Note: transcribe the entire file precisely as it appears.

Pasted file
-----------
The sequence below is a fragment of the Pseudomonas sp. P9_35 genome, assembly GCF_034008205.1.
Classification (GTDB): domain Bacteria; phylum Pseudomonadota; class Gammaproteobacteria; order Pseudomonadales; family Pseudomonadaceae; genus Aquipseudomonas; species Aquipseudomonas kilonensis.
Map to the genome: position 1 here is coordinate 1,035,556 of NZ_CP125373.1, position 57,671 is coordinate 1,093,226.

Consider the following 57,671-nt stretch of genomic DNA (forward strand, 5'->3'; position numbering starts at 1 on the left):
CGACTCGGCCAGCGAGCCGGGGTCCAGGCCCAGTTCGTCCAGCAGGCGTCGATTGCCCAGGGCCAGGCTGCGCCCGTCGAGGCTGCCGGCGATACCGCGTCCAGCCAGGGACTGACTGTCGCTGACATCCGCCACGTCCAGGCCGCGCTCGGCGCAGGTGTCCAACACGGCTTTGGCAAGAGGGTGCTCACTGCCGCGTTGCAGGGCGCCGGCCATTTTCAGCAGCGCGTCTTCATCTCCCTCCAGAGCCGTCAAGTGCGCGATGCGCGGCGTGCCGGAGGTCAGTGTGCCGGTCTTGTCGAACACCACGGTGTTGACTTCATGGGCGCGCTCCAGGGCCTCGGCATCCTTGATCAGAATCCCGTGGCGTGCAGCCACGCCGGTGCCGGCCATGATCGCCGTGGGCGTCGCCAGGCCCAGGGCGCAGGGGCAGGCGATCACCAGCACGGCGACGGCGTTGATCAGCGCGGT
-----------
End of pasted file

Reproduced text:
The sequence below is a fragment of the Pseudomonas sp. P9_35 genome, assembly GCF_034008205.1.
Classification (GTDB): domain Bacteria; phylum Pseudomonadota; class Gammaproteobacteria; order Pseudomonadales; family Pseudomonadaceae; genus Aquipseudomonas; species Aquipseudomonas kilonensis.
Map to the genome: position 1 here is coordinate 1,035,556 of NZ_CP125373.1, position 57,671 is coordinate 1,093,226.

Consider the following 57,671-nt stretch of genomic DNA (forward strand, 5'->3'; position numbering starts at 1 on the left):
CGACTCGGCCAGCGAGCCGGGGTCCAGGCCCAGTTCGTCCAGCAGGCGTCGATTGCCCAGGGCCAGGCTGCGCCCGTCGAGGCTGCCGGCGATACCGCGTCCAGCCAGGGACTGACTGTCGCTGACATCCGCCACGTCCAGGCCGCGCTCGGCGCAGGTGTCCAACACGGCTTTGGCAAGAGGGTGCTCACTGCCGCGTTGCAGGGCGCCGGCCATTTTCAGCAGCGCGTCTTCATCTCCCTCCAGAGCCGTCAAGTGCGCGATGCGCGGCGTGCCGGAGGTCAGTGTGCCGGTCTTGTCGAACACCACGGTGTTGACTTCATGGGCGCGCTCCAGGGCCTCGGCATCCTTGATCAGAATCCCGTGGCGTGCAGCCACGCCGGTGCCGGCCATGATCGCCGTGGGCGTCGCCAGGCCCAGGGCGCAGGGGCAGGCGATCACCAGCACGGCGACGGCGTTGATCAGCGCGGT